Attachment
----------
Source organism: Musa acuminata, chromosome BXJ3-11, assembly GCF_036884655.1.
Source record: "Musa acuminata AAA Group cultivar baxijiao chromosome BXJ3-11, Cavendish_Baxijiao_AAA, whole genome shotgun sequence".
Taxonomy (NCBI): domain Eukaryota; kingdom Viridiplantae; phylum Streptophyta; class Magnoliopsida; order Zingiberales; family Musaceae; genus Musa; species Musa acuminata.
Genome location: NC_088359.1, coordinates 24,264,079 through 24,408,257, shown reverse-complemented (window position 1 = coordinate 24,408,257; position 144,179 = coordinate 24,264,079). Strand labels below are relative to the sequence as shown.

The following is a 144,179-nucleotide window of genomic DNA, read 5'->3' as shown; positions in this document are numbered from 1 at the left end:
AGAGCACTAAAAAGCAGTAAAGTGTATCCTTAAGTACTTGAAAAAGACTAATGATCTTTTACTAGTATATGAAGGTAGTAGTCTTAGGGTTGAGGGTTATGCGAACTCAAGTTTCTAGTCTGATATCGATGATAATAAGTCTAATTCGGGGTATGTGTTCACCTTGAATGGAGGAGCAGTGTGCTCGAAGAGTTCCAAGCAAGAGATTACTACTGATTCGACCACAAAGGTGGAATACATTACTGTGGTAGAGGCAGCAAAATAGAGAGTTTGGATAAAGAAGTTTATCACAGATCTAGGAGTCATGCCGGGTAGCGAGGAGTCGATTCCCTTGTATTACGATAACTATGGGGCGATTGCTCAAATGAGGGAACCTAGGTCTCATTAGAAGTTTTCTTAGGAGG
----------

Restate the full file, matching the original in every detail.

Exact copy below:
Source organism: Musa acuminata, chromosome BXJ3-11, assembly GCF_036884655.1.
Source record: "Musa acuminata AAA Group cultivar baxijiao chromosome BXJ3-11, Cavendish_Baxijiao_AAA, whole genome shotgun sequence".
Taxonomy (NCBI): domain Eukaryota; kingdom Viridiplantae; phylum Streptophyta; class Magnoliopsida; order Zingiberales; family Musaceae; genus Musa; species Musa acuminata.
Genome location: NC_088359.1, coordinates 24,264,079 through 24,408,257, shown reverse-complemented (window position 1 = coordinate 24,408,257; position 144,179 = coordinate 24,264,079). Strand labels below are relative to the sequence as shown.

The following is a 144,179-nucleotide window of genomic DNA, read 5'->3' as shown; positions in this document are numbered from 1 at the left end:
AGAGCACTAAAAAGCAGTAAAGTGTATCCTTAAGTACTTGAAAAAGACTAATGATCTTTTACTAGTATATGAAGGTAGTAGTCTTAGGGTTGAGGGTTATGCGAACTCAAGTTTCTAGTCTGATATCGATGATAATAAGTCTAATTCGGGGTATGTGTTCACCTTGAATGGAGGAGCAGTGTGCTCGAAGAGTTCCAAGCAAGAGATTACTACTGATTCGACCACAAAGGTGGAATACATTACTGTGGTAGAGGCAGCAAAATAGAGAGTTTGGATAAAGAAGTTTATCACAGATCTAGGAGTCATGCCGGGTAGCGAGGAGTCGATTCCCTTGTATTACGATAACTATGGGGCGATTGCTCAAATGAGGGAACCTAGGTCTCATTAGAAGTTTTCTTAGGAGG